In 2017 we shall be engaging members in the process of developing IACD’s Policy Position on an International Code of Ethics and Occupational Standards, which we expect to publish at a launch event later in the year in Scotland.

As part of this consultation we shall be holding a consultative session at our forthcoming international conference in New Zealand this February.  See below for further background information on this.

In 2016 the IACD board approved its global definition of Community Development. 

“Community development is a practice-based profession and an academic discipline that promotes participative democracy, sustainable development, rights, economic opportunity, equality and social justice, through the organisation, education and empowerment of people within their communities, whether these be of locality, identity or interest, in urban and rural settings”.

IACD’s Position Statements



IACD’s Policy Statement on an International Code of Ethics and Occupational Standards

In recent years a number of national Community Development associations and agencies have produced National Standards for Community Development. These describe what a person needs to do, know and understand to carry out good quality Community Development practice, and assist in the professional development of the workforce by promoting good practice, bringing together the skills, knowledge and values that underpin the work.

In addition there has been a growing interest in producing Codes of Ethics for professional practice. Such Codes are used to:

Express the distinctiveness or identity of CD
Articulate the shared value base that we have
Challenge, examine and reflect on our practice
Promote professional dialogue and understanding
Provide accountability
Offer reassurance and protection, for workers and the communities they work in
Deal with tensions with other partners and define our limits in partnership work
Support learning for new entrants and students.
We recognise that not all IACD members will be able to attend the February conference. So we are hoping to provide a livestream facility to enable those who cannot attend to engage in the consultation session. In addition we are keen to hear your thoughts about our proposal to adopt international occupational standards and a code of ethics for Community Development Practice.

It may be that you already have such statements in your country that we are not aware of. Please send these to marked CD Standards. If you are interested in participating via Livestream in the consultation workshop, please let us know before the end of February.

Following the February conference, we shall draft the Position Statement which will be sent for comment to all IACD members. This consultation period will run until the end of March, after which a final draft will be submitted to the full IACD Board for adoption.


Further background:

Research by IACD has identified several hundred graduate level training programmes which include Community Development as a part of the undergraduate degree[2]. Some were specialist Community Development degrees; others link community development with other disciplines such as Health, Economic Development, Social Work, Rural Development or International Development. This research did not look in detail at what these degrees taught nor tried to assess their quality, but the fact they exist and are marketed as providing education and training to enable students to enter a career in Community Development indicates that practice is taking place in many countries across the developing and developed world.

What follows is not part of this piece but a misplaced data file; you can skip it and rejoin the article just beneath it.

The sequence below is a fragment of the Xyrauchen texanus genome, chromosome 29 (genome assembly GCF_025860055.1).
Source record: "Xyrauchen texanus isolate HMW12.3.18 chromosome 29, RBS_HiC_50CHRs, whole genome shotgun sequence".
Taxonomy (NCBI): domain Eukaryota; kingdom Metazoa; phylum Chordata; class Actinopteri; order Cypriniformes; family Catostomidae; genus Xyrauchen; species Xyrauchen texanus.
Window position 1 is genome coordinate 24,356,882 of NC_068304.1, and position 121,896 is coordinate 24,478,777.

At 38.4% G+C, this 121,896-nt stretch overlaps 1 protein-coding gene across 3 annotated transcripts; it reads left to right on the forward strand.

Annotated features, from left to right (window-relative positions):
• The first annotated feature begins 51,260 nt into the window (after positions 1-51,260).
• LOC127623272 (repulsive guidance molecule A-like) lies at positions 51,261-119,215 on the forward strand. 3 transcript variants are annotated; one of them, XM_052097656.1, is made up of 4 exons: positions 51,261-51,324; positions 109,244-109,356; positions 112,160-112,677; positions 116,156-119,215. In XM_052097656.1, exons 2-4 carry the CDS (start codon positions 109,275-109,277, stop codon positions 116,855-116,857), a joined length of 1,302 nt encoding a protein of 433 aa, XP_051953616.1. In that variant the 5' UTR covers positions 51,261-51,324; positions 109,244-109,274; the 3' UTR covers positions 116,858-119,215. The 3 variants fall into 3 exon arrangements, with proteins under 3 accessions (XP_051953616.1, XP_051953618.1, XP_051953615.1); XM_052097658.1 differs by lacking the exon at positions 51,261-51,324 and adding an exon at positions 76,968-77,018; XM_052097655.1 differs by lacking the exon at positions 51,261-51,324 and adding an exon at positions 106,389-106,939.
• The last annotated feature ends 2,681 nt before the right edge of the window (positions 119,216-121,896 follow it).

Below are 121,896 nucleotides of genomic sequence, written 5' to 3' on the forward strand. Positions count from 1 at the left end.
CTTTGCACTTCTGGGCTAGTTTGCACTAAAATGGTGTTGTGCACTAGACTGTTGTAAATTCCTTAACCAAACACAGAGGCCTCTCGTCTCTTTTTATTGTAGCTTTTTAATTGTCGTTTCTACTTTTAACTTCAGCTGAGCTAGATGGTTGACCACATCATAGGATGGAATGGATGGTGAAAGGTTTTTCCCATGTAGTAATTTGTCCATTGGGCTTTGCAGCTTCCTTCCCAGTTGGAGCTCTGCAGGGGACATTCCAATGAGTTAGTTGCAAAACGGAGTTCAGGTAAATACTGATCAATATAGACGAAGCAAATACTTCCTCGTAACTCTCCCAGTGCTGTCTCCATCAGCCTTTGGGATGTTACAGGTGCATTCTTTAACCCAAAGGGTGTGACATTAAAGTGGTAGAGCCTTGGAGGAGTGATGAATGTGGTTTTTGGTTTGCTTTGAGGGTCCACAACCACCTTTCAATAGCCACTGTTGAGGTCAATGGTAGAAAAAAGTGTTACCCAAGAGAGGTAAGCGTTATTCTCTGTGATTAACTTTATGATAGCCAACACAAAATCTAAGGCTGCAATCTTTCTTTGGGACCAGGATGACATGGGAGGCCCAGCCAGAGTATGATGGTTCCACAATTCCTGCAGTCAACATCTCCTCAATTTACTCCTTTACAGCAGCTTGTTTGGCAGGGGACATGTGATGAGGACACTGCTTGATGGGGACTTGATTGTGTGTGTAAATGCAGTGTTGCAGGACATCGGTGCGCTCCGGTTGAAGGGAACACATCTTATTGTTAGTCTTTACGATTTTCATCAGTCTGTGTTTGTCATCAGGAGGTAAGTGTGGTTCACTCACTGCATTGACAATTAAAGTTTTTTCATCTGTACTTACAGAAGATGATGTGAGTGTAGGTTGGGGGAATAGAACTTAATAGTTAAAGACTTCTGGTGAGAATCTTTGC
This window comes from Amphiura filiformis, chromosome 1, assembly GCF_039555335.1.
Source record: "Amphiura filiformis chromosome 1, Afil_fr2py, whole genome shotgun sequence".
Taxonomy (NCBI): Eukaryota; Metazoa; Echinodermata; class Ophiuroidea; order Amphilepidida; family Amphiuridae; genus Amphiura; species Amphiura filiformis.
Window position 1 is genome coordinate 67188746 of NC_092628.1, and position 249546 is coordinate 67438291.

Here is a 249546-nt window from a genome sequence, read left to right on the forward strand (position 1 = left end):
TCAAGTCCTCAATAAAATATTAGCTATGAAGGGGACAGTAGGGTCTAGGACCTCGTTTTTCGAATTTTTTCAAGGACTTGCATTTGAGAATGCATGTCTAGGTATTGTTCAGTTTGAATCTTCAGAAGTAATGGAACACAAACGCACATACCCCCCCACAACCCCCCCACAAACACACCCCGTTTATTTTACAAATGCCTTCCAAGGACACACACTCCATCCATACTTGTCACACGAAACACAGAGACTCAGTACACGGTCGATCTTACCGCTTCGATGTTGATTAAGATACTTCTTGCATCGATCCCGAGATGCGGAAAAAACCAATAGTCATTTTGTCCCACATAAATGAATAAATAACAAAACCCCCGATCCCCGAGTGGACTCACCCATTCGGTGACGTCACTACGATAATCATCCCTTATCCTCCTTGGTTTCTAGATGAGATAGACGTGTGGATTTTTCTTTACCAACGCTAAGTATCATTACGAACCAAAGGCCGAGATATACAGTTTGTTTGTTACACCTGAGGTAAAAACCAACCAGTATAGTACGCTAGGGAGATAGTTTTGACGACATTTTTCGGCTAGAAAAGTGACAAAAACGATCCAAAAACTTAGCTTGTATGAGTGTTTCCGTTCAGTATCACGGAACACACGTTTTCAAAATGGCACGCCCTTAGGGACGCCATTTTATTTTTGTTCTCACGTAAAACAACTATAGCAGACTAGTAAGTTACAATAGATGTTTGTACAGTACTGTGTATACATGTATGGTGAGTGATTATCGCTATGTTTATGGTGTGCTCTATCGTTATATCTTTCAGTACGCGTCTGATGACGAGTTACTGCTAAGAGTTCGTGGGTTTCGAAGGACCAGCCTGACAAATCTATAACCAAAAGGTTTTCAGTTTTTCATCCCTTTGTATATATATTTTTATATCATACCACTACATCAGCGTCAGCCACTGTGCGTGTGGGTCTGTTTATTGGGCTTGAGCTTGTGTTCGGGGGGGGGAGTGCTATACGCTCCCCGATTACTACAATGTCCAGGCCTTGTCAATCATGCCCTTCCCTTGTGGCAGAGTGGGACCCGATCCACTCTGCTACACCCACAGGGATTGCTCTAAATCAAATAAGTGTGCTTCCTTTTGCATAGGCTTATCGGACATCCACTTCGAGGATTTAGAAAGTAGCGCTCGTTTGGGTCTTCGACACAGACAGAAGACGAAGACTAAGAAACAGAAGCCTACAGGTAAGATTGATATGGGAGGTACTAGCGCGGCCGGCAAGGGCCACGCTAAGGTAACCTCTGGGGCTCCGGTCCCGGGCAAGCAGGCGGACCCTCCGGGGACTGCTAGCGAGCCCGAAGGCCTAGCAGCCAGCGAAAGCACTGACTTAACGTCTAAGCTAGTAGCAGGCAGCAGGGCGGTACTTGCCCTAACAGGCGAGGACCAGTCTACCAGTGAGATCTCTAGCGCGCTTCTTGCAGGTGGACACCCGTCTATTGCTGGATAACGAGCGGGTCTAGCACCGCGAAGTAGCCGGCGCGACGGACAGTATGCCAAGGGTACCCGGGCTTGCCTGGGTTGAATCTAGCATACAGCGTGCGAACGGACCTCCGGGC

IACD does not have information has to the size of this workforce internationally, but anecdotal evidence from the members attending the IACD/CDS workshops and generally from IACD members around the world, indicates that since the financial crash in 2008 and subsequent public sector cuts there has been a significant fall in the number of community development practitioners employed directly by public bodies, such as local government. In addition reduction in public expenditure has also influenced the funding available for non-governmental organisations working nationally and internationally to employ community development type posts. That said a very rough guesstimate of the international professional community development workforce would run into many tens of thousands.

The adoption of the SDGs by the U.N. presents a huge opportunity for Community Developers to demonstrate how to build the capacities of communities to engage in the SDG agenda, whether that be strengthening the resilience of communities to deal with climate change, to health promotion, poverty reduction and lifelong education.
In 2016 the Board of IACD approved the 2016-20 Strategic Plan. This included the following strategic priority – To advocate for the discipline and the methods of Community Development. This has been taking taken forward in the Association’s work plan, working with national partners.
The fact that different national CD networks and agencies have produced National Occupational Standards and Codes is a tremendous starting point. Over the past two decades or more work has been undertaken in different countries to agree the competences required for practice and thereby what knowledge, skills and values practitioners should have. The National Standards and Codes that we identified however have generally emerged in developed countries and primarily for work within those countries. IACD is not aware of National Occupational Standards or Codes of Ethics having been devised for Community Development practice in developing countries, although some may exist. Also all of the Standards that we have identified pre-date the adoption of the SDGs and need to be adapted in light of that.

Further reading: